Indeed, most of the critical knocks against Blockade were that it didn't even identify the sides. The enemy is never actually named in the film, and many critics and observers complained that the story was far too mild to be worth all the controversy. Variety, for instance, called it "distinctive, different and provocative... but misses any claim to greatness because it pulls its punches....Occasional flashes of anger against the stupidity of war [but] doesn't stay mad enough to arouse audience indignation." And The New York Times was equally blasé: "Mr. Wanger's film of Spain, with its temperate appeal to the conscience of the world to stop the bombing of civilian populations, seems to be mild enough a protest against wholesale murder."
Blockade's plot follows a peasant farmer (Henry Fonda) who loses his land and joins the Loyalist forces in their fight against Franco's army, eventually becoming involved with a beautiful woman (Madeleine Carroll) who turns out to be a spy. Since the United States government had not taken sides in the conflict, none of the Hollywood studios were interested in producing Blockade, for fear of offending sensitivities on either side. But independent producer Walter Wanger had the passion and the freedom to take it on, not to mention the ability to enlist top technicians (such as director William Dieterle and cinematographer Rudolph Mate) and top actors. The film was released through United Artists and turned a small profit. Even Wanger, however, had to struggle to even get some degree of moral outrage up on the screen; despite his above-quoted response to Franco, he had already softened the film from his original vision.
Hollywood may not have produced the film but it did take notice of it, rewarding it with two Oscar® nominations -- for Best Original Story and Best Original Score. It lost to Boys Town (1938) and The Adventures of Robin Hood (1938), respectively.
Time has been kinder to Blockade. Respected film historian William K. Everson defended the picture, calling it in his 1985 New School program notes "one of THE most maligned films of the later thirties, especially as it was made at a time when pressure groups were rampant, the Production Code was imposing stifling restrictions, and Hollywood was geared to turning out escapism rather than 'serious' films."
Addressing the vagueness of the warring sides in the movie, Everson wrote, "Its failure to identify the two sides in the conflict does possibly make the film a trifle confusing at times today. But not so in 1938: since it was considered a major testing ground for fascism, the Spanish Civil War was covered extensively not only for its news value but also in political editorials. Even without television, people were well-informed about the issues of the war at the time, and could bring that knowledge to the film with them.
"The remarkable thing is that is was MADE: by a producer frequently willing to tackle controversial material, by a director of considerable prestige, and clearly with the intent of arousing outrage on the part of the viewers. It has been most maligned by latter-day critics who look back not realizing the difficulties of the times in which it was made, and also have a convenient political scapegoat in [screenwriter] John Howard Lawson, later identified as one of Hollywood's foremost Communist writers... However, Fonda's final direct appeal to the audience is an emotional one, an appeal for reason and help. It is certainly not a political let alone a Communist statement; yet that scene...is largely responsible for the film (in later years) being cited as an example of insidious propaganda!"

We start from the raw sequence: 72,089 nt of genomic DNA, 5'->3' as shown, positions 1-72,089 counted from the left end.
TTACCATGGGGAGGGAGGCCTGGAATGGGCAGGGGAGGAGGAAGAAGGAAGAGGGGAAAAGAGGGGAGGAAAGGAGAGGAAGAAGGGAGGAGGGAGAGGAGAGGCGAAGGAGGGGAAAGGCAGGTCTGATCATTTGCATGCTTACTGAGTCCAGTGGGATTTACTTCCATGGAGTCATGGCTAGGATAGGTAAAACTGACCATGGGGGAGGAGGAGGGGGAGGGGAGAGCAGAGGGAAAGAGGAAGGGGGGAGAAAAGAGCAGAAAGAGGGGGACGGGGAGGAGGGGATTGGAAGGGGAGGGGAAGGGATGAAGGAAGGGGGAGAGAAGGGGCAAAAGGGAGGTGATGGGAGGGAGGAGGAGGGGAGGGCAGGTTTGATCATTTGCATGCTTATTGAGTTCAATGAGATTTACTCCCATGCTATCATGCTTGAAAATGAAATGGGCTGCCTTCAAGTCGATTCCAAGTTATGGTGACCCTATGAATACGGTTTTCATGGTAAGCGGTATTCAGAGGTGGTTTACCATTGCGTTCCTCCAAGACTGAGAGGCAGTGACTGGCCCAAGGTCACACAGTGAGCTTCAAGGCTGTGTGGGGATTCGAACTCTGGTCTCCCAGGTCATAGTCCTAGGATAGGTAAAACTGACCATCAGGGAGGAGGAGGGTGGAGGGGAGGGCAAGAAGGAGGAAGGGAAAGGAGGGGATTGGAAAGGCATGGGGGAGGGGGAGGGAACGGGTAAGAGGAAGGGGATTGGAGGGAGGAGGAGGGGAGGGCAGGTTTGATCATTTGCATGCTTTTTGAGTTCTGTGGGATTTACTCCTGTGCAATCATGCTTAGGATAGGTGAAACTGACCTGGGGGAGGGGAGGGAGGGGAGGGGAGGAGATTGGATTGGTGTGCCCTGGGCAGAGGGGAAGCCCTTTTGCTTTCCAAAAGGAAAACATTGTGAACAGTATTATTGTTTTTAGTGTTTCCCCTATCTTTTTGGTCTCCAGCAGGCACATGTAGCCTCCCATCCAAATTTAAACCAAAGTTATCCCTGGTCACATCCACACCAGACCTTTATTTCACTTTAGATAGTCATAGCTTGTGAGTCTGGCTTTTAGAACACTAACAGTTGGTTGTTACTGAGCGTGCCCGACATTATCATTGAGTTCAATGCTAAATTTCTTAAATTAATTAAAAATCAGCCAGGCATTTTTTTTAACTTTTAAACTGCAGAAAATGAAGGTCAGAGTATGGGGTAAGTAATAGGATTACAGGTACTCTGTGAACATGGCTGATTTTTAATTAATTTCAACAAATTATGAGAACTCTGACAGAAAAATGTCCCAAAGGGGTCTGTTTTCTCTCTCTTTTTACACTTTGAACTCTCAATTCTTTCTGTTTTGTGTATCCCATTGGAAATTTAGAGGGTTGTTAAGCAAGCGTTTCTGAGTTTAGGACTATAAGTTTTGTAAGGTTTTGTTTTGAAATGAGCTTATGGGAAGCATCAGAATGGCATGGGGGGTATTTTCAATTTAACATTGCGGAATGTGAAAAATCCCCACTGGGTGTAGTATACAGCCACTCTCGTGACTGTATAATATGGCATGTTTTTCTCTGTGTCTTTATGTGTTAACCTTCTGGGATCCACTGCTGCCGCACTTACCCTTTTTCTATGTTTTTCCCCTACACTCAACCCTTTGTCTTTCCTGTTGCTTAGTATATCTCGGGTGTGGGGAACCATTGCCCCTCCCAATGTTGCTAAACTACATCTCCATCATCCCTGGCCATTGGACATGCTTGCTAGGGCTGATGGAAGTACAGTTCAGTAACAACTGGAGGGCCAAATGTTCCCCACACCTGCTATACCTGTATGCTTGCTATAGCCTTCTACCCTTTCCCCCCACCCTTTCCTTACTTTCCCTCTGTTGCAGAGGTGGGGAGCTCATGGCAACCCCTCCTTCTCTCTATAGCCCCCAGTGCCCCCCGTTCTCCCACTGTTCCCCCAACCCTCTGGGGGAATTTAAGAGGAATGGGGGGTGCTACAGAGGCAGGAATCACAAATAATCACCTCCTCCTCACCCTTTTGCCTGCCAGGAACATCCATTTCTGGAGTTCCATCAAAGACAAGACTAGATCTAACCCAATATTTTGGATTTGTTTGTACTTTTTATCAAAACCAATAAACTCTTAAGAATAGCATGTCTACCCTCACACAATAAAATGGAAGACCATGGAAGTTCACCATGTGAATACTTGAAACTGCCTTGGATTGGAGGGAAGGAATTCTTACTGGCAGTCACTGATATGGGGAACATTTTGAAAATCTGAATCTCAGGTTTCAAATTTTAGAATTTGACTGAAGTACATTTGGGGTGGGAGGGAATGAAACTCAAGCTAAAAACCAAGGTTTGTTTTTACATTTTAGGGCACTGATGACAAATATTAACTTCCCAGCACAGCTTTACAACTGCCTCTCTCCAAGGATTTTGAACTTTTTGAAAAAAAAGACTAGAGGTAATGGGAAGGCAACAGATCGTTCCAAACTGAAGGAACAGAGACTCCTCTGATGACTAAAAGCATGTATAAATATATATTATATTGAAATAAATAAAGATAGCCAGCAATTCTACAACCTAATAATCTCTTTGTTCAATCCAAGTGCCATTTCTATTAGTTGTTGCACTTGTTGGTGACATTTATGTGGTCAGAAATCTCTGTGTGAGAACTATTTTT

Everson also noted that the film's plot is "a direct descendant of both Pabst's silent The Love of Jeanne Ney (1927) and Lewis Milestone's The General Died at Dawn (1936), with the links reinforced by the presence of Vladimir Sokoloff in two of the three films, and by Madeleine Carroll playing virtually the same role in the two American films."
Madeleine Carroll, incidentally, owed much to Walter Wanger for resuscitating and even guiding her Hollywood career. Carroll had first come to America from the U.K. in 1934, acting in John Ford's The World Moves On (1934), but as Wanger told a newspaper in 1936, she "hadn't remained long enough to find her proper place. Knowing she was unhappy about what she found here, but assured that she was a cultured and beautiful woman, and possessed splendid diction and well above the average amount of acting talent, I went to England and persuaded her to give Hollywood another chance." By that point, she had starred in the sensational Hitchcock classic The 39 Steps (1935). Wanger brought her back and cast her in The Case Against Mrs. Ames (1936), and then good roles followed in such films as The General Died at Dawn and The Prisoner of Zenda (1937).
Producer: Walter Wanger
Director: William Dieterle
Screenplay: John Howard Lawson (writer); James M. Cain (additional dialogue); Clifford Odets (uncredited)
Cinematography: Rudolph Mate
Art Direction: Alexander Toluboff
Music: Werner Janssen
Film Editing: Walter Reynolds, Dorothy Spencer
Cast: Madeleine Carroll (Norma), Henry Fonda (Marco), Leo Carrillo (Luis), John Halliday (Andre Gallinet), Vladimir Sokoloff (Basil, Norma's Father), Robert Warwick (General Vallejo), Reginald Denny (Edward Grant), Peter Godfrey (Magician), William B. Davidson (Commandant), Katherine DeMille (Cabaret Girl).
by Jeremy Arnold